Five quick takes on Business Insider's sale to Axel Springer

The headquarters of German media and publishing house Axel Springer in Berlin are seen in this Jan. 5, 2006 file picture.  (AP Photo/Markus Schreiber)
The headquarters of German media and publishing house Axel Springer in Berlin are seen in this Jan. 5, 2006 file picture. (AP Photo/Markus Schreiber)
Confirmation today that German publisher Axel Springer is paying $343 million for an 88 percent stake in Business Insider is the latest in a wave of digital start-up acquisitions and investments by legacy companies.

The deal is also a tidy marker of the state of play for successful digital media entrepreneurs.

  1. Start with the price.  What Axel Springer is paying for the eight-year-old site could buy you the Washington Post ($250 million in August 2013) and the Boston Globe ($70 million the same month) with several million in lunch money left over.  Considering some accounting wrinkles, the other 12 percent stake, and $20 million or so of cash in hand, the full value of Business Insider has variously been estimated at $390 to $442 million.
  2. How do the buyer and seller arrive at that valuation?  Profits, if any, do not figure in these sorts of deals -- most of the digital startups reinvest any earnings in more growth. Axel Springer said that the valuation is roughly six times projected revenue for next year.  But (see below), the key to the deal is traffic.
  3. Delivering 76 million unique visitors, many of them millennials, Business Insider is among the top 10 business news sites (Yahoo Finance is first). Content is typically a mix of aggregation, straight news coverage and analytic pieces (notably from founder Henry Blodget) -- relatively low profile stuff. However, the site is masterly in building traffic and in recent years has added a significant international presence with more expansion abroad planned.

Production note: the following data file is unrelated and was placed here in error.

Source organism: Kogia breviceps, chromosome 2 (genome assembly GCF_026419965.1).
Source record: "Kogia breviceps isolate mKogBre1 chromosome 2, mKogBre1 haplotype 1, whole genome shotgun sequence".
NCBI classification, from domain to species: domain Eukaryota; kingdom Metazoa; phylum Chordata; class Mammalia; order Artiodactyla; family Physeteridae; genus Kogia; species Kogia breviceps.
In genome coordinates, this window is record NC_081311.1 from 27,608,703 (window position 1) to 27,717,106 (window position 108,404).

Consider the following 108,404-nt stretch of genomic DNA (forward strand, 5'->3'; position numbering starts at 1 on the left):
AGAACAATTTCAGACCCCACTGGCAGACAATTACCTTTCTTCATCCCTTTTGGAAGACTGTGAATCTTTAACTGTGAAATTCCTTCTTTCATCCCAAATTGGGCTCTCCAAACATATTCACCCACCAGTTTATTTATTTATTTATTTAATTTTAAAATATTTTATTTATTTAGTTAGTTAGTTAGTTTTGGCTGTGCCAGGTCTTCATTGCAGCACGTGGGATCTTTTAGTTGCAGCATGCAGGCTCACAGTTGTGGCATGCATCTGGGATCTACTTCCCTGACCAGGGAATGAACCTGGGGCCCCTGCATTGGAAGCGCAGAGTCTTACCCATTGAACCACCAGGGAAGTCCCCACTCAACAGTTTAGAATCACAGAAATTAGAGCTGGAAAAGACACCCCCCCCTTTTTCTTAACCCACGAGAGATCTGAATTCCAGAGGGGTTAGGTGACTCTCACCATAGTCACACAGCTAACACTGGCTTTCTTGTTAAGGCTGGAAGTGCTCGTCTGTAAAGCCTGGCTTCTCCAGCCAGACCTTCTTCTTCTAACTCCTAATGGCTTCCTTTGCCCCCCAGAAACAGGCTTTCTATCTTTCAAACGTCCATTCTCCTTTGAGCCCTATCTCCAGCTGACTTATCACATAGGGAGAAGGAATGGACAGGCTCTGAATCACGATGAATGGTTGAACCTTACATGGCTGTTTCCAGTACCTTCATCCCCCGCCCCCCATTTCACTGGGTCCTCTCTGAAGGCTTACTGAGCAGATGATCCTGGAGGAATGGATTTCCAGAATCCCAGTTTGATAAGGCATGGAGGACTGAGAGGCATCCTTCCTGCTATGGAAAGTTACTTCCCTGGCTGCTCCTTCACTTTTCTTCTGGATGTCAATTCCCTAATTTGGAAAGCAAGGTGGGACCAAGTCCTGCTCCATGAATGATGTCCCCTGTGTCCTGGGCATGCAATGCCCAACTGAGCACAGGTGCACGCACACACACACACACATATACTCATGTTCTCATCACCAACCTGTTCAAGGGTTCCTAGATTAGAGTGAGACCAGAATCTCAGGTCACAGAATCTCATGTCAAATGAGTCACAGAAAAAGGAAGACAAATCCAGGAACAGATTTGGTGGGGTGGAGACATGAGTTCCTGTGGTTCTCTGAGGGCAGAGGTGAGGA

4. Think of these digital startups as matching a longtime business model in banking.  If you launch a community bank, work hard over several years to get a base of depositors and a local loan portfolio, it doesn't matter much if you are profitable,  a larger bank will come along and buy you -- figuring that it is easier and cheaper to get the additional customers by acquisition than develop them internally.

    Legacy media companies, looking for quick route to some digital heft, use the same reasoning.  Axel Springer could try to build its own international business brand -- but that would take a long time and might not catch on in the marketplace as Business Insider already has.

  5. The match to Axel Springer is a good one.  The company was close to a deal to buy the Financial Times but lost in the end to Nikkei, a Japanese publisher looking for a trophy business news property.  So while less prestigious, Business Insider fills that role.  And powerful as the German publishing giant is, given how little of the rest of the world reads German, it helps that most user read Business Insider in English.
  6. Blodget will stay on, part of his payout depending on performance in coming years. But Axel Springer also has the option of investing in more journalism to bring quality closer to the standard of its flagship newspapers Die Walt and Bild.

    With NBC-Universal taking stakes in BuzzFeed and Vox and A&E acquiring a share of Vice, will there be more deals in this series?  I'm pretty sure the answer is yes, but I'm not enough of a crystal ball guy or matchmaker to guess who will be buying whom.

Comments

Related News

Email IconGroup 3Facebook IconLinkedIn IconsearchGroupTwitter IconGroup 2YouTube Icon